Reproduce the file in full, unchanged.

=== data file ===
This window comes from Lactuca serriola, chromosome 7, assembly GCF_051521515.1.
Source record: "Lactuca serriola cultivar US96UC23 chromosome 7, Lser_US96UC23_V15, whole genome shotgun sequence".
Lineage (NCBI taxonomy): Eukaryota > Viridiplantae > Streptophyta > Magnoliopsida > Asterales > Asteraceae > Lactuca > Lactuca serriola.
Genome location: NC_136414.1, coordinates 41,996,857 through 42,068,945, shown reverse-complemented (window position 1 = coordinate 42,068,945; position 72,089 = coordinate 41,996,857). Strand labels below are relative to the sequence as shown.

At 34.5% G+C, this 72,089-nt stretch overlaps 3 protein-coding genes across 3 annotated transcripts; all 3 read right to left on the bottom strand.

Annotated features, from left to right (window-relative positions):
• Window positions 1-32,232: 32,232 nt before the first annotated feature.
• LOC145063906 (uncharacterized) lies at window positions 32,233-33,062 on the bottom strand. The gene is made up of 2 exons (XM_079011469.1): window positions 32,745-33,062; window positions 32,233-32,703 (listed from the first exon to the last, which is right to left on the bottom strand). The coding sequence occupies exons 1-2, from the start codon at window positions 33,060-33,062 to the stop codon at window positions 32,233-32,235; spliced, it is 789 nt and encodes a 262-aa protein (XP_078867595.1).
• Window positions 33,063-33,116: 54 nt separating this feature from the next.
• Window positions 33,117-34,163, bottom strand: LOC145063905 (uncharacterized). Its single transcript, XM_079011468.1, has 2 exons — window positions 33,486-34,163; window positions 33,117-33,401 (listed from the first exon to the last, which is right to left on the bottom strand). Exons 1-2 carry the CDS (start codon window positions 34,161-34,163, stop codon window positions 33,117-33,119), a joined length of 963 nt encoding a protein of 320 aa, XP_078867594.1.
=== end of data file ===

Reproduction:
This window comes from Lactuca serriola, chromosome 7, assembly GCF_051521515.1.
Source record: "Lactuca serriola cultivar US96UC23 chromosome 7, Lser_US96UC23_V15, whole genome shotgun sequence".
Lineage (NCBI taxonomy): Eukaryota > Viridiplantae > Streptophyta > Magnoliopsida > Asterales > Asteraceae > Lactuca > Lactuca serriola.
Genome location: NC_136414.1, coordinates 41,996,857 through 42,068,945, shown reverse-complemented (window position 1 = coordinate 42,068,945; position 72,089 = coordinate 41,996,857). Strand labels below are relative to the sequence as shown.

At 34.5% G+C, this 72,089-nt stretch overlaps 3 protein-coding genes across 3 annotated transcripts; all 3 read right to left on the bottom strand.

Annotated features, from left to right (window-relative positions):
• Window positions 1-32,232: 32,232 nt before the first annotated feature.
• LOC145063906 (uncharacterized) lies at window positions 32,233-33,062 on the bottom strand. The gene is made up of 2 exons (XM_079011469.1): window positions 32,745-33,062; window positions 32,233-32,703 (listed from the first exon to the last, which is right to left on the bottom strand). The coding sequence occupies exons 1-2, from the start codon at window positions 33,060-33,062 to the stop codon at window positions 32,233-32,235; spliced, it is 789 nt and encodes a 262-aa protein (XP_078867595.1).
• Window positions 33,063-33,116: 54 nt separating this feature from the next.
• Window positions 33,117-34,163, bottom strand: LOC145063905 (uncharacterized). Its single transcript, XM_079011468.1, has 2 exons — window positions 33,486-34,163; window positions 33,117-33,401 (listed from the first exon to the last, which is right to left on the bottom strand). Exons 1-2 carry the CDS (start codon window positions 34,161-34,163, stop codon window positions 33,117-33,119), a joined length of 963 nt encoding a protein of 320 aa, XP_078867594.1.